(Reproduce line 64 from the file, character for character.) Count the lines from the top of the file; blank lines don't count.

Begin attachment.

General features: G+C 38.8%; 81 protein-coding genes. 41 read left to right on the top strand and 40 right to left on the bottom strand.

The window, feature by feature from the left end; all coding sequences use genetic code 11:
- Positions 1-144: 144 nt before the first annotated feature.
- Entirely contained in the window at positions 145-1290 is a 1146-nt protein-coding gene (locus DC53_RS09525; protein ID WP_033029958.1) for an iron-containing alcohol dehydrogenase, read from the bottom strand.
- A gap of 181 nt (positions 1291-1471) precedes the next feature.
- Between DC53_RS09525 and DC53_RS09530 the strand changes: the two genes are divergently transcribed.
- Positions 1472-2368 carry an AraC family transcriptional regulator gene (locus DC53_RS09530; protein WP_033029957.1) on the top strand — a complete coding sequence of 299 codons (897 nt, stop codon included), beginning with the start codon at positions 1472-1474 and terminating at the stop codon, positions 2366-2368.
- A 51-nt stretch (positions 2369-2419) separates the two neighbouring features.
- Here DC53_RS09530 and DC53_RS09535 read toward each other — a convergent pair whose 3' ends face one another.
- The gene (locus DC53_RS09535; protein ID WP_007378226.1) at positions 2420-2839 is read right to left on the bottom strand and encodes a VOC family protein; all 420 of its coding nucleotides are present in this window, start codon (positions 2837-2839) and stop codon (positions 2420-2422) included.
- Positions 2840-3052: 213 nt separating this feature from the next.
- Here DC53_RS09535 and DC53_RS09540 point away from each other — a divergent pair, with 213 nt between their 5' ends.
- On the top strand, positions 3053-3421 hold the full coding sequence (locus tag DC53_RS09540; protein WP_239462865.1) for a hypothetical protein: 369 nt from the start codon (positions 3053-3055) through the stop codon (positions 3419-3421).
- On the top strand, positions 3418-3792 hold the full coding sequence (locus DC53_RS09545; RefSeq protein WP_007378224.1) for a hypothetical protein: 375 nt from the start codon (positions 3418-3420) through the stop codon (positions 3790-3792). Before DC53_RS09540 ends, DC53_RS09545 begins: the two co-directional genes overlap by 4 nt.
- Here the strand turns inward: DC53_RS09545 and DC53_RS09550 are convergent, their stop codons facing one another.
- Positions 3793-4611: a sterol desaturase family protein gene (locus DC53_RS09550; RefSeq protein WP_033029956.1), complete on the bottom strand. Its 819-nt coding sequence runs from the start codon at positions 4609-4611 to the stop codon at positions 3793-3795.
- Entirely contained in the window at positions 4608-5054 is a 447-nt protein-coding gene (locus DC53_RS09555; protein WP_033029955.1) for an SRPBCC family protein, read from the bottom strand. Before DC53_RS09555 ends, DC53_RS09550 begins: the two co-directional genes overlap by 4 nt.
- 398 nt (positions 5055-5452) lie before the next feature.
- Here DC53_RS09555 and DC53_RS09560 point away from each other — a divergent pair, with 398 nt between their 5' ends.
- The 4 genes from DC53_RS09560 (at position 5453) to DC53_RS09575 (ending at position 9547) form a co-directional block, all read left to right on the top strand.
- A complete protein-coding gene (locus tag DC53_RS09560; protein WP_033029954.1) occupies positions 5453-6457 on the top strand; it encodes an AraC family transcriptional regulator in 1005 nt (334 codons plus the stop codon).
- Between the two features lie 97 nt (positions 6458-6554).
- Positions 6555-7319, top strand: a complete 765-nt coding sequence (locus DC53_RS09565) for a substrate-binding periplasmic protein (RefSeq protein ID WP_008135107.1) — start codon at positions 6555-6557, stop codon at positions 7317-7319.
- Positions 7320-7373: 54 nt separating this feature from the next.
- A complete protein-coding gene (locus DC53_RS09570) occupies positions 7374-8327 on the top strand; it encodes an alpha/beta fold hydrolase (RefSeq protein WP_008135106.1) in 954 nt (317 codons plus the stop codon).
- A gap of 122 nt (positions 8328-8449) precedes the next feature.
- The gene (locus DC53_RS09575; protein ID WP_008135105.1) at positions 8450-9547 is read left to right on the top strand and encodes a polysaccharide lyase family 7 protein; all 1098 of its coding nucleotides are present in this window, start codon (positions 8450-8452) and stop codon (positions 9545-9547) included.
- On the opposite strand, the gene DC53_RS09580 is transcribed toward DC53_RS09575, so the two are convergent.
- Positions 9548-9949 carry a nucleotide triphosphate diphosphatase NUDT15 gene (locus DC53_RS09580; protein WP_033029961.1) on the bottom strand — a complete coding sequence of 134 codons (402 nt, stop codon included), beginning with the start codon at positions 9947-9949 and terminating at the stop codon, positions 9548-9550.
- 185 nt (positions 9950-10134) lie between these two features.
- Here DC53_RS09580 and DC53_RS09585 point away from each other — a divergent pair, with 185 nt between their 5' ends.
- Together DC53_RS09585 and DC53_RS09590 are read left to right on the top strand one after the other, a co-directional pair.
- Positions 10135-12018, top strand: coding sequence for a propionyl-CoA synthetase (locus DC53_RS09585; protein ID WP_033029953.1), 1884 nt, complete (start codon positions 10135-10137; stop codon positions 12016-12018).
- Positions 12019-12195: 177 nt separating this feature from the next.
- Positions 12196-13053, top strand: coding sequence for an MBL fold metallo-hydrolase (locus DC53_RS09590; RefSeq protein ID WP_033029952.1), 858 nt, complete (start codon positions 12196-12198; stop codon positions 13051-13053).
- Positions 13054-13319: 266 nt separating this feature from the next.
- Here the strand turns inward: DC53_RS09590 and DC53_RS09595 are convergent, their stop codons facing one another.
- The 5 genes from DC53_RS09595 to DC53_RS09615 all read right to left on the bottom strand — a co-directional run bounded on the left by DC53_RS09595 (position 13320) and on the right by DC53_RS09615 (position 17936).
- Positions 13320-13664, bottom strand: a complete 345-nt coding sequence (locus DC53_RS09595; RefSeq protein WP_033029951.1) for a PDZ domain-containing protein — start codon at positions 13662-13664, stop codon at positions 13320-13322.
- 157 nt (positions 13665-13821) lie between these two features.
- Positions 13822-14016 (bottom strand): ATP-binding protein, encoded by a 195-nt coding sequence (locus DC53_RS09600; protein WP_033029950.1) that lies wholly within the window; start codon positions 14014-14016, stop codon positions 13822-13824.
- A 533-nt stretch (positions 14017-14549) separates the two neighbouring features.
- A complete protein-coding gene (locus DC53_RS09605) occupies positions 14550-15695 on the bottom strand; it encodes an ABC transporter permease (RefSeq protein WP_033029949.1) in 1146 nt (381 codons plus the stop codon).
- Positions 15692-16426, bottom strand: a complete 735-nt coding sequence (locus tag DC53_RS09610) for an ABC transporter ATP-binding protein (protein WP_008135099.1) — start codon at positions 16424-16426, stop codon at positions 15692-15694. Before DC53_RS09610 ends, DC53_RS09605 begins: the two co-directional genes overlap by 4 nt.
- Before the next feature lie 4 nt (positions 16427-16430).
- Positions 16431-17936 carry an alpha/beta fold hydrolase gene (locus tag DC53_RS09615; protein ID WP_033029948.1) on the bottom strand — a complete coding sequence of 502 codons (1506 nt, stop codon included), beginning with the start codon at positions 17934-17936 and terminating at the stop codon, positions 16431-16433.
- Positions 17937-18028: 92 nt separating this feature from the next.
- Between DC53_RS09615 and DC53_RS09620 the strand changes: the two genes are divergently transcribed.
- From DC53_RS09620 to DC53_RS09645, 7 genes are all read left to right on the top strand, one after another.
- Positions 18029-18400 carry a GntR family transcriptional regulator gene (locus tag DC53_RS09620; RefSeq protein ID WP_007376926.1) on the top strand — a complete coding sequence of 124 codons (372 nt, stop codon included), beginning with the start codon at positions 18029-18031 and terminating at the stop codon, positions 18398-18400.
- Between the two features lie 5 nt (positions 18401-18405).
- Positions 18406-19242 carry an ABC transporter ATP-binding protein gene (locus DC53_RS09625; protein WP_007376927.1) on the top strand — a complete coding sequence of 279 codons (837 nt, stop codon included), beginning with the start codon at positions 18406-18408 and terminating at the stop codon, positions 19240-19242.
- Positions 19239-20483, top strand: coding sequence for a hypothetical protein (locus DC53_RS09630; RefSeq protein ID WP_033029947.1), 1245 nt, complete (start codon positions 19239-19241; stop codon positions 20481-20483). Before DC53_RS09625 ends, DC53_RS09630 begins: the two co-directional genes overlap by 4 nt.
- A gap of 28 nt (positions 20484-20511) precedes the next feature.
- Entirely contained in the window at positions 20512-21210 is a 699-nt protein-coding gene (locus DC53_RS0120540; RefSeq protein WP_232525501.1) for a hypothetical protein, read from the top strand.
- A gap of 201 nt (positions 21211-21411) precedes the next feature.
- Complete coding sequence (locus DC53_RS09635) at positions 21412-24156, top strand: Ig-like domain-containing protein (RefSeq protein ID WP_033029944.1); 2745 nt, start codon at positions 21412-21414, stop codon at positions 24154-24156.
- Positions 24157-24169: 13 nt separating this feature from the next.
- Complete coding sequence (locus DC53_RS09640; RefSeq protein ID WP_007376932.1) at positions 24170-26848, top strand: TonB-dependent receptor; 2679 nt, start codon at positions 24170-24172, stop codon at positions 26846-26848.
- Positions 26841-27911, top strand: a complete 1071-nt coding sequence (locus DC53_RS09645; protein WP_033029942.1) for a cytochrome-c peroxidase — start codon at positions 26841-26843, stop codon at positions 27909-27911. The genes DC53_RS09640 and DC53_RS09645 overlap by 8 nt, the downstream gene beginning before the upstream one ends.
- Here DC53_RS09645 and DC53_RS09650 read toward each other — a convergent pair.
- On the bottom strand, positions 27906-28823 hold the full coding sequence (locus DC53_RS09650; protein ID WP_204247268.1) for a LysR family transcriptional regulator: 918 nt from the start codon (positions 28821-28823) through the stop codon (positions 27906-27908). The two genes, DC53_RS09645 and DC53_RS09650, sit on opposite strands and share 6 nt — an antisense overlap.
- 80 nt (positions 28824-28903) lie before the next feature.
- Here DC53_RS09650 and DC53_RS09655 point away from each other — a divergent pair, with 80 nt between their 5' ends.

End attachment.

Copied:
- Here DC53_RS09650 and DC53_RS09655 point away from each other — a divergent pair, with 80 nt between their 5' ends.